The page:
Not entirely new, but totally worth revisiting: pumping aficionado John Walsh’s “Super Bolus” method for smacking down high post-prandial glucose levels even before they hit.
The idea here is to combat the effects of high-carb (high glycemic index) foods by taking BOTH the necessary bolus AND the amount of basal you normally get for the next few hours up-front. To prevent going low, you just slash your basal for the next 2 to 3 hours.
I think of the concept as a little bit like “pay it forward” for diabetes: do the good deed in advance and your body will respond threefold.
Check out John Walsh’s latest slideshow presentation on the subject HERE.
I know at least one D-blogger who’s tried it (on her son), and was very pleased with the results. A while back, Martha O’Connor reported on a candy encounter:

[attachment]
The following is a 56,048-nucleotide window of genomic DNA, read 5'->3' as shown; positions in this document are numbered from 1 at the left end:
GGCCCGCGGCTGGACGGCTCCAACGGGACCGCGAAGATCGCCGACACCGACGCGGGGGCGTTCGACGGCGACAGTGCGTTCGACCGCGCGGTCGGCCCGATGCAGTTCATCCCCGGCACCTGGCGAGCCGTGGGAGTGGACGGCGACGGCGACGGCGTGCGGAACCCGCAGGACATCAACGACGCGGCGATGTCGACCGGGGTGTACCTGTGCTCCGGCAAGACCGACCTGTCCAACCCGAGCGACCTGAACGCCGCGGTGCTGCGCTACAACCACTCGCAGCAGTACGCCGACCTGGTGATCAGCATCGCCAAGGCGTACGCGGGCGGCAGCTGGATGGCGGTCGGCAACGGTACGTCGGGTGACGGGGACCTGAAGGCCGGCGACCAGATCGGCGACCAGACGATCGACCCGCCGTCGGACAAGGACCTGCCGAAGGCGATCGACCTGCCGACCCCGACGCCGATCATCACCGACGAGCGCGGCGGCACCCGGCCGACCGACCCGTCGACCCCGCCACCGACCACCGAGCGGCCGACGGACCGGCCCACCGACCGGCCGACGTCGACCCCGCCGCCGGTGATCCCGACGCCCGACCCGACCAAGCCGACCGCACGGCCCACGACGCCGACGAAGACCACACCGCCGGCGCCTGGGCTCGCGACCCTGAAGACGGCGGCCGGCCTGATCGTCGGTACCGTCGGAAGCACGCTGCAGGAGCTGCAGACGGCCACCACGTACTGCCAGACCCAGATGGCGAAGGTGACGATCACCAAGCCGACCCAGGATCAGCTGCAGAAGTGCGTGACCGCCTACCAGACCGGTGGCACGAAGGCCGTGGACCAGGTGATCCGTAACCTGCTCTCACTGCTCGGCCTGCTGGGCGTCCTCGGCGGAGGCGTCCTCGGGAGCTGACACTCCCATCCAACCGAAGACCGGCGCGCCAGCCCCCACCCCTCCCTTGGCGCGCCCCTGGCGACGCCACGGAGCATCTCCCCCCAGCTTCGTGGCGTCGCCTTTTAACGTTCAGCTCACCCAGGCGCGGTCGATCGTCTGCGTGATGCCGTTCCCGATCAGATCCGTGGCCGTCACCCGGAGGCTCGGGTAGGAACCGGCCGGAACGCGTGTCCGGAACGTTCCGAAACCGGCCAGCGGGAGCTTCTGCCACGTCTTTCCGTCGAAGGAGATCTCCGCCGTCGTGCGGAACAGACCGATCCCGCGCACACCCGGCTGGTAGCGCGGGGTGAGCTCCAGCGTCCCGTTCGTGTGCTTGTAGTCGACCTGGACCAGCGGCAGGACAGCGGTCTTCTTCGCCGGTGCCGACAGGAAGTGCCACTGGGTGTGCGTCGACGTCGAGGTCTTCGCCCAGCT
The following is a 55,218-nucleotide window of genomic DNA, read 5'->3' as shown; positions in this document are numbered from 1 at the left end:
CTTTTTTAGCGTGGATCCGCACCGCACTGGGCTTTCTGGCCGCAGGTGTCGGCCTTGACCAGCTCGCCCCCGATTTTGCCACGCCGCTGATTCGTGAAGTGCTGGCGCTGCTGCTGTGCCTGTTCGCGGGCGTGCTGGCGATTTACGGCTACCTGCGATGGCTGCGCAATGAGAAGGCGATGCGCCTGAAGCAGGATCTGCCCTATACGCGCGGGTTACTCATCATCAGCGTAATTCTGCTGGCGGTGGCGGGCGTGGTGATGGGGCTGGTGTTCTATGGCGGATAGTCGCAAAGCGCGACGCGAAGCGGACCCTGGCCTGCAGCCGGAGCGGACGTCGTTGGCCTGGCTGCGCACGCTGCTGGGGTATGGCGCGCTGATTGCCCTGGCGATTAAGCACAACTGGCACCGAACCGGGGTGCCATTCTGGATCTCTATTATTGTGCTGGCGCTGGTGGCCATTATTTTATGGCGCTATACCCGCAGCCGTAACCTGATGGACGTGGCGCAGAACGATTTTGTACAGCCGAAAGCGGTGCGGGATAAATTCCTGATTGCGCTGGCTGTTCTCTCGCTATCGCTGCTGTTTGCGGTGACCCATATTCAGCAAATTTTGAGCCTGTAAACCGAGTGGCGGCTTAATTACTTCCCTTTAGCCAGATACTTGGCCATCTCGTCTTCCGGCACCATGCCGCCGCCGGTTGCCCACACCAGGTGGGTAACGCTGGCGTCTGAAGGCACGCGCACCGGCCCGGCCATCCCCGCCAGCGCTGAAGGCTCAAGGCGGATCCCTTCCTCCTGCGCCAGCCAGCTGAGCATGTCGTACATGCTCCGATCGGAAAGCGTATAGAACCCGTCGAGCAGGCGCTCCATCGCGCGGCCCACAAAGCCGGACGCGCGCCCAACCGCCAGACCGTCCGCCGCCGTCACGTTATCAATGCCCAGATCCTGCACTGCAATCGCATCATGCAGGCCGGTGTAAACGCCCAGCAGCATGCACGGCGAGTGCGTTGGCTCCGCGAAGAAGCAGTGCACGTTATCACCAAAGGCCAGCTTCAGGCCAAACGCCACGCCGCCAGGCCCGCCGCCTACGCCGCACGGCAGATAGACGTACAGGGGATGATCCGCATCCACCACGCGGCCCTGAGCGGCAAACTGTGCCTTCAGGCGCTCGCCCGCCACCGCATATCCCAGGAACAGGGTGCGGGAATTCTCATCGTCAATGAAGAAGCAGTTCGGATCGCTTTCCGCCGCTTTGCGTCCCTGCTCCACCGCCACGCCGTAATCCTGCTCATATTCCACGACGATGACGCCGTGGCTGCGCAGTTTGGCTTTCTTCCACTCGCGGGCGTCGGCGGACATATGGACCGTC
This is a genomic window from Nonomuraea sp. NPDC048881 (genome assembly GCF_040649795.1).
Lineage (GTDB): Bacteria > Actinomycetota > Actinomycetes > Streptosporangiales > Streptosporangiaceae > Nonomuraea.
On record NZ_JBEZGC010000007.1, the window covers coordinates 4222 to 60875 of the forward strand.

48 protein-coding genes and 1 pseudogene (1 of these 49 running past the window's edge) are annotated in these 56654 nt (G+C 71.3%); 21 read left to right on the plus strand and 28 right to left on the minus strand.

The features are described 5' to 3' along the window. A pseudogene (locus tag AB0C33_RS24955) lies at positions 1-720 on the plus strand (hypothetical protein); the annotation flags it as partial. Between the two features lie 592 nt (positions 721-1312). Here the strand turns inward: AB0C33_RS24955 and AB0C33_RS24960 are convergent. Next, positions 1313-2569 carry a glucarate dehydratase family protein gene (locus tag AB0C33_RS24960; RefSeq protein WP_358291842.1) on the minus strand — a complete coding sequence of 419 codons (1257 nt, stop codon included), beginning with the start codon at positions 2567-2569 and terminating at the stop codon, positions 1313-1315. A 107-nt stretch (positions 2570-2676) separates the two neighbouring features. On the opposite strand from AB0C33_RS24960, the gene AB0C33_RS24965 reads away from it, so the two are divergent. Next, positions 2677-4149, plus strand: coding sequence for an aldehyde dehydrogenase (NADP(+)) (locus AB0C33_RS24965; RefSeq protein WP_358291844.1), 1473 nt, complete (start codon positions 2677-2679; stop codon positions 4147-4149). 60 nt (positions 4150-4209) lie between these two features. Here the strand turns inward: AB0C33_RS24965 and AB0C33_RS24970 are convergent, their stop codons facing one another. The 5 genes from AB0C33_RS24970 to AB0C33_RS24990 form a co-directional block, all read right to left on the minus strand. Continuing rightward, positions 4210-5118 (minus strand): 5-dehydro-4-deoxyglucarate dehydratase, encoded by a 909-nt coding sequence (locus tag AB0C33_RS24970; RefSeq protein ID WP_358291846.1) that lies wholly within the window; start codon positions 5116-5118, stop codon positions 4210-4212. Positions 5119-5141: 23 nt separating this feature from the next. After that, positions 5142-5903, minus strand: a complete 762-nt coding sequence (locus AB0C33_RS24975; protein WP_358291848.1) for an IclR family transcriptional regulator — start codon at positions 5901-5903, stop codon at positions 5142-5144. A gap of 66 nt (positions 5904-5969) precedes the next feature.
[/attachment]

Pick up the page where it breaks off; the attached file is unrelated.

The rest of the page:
“Normally these 3 candy canes would send my child’s blood sugar skyrocketing! But not with the Super Bolus. All I did was give the insulin for the carbs and for any correction we needed to do, and then ADDED UP the basal insulin that my child was going to receive for the next 2 hours. My son gets 0.45 units/hour, and for 2 hours that makes 0.90 units. I gave the 0.90 units as upfront insulin (remember, in addition to, NOT instead of, the insulin I would normally give according to my child’s insulin/carb ratio as well as the insulin I would normally give as a high blood sugar correction).”
“Then I SET A TEMPORARY RATE of ZERO for 2 hours. I was giving the same amount of insulin, just having it “hit” differently so as to attack those spike-causing carbs in the candy canes. 1.5 hours after the candy canes we had a bg of 126, yeahhhhh! And it stayed stable until we checked again around dinnertime!”
I’m working up my nerve to try it myself soon. I promise to report back. Meanwhile, I’ll just keep up my
usual blue-skying (brainstorming) routine here…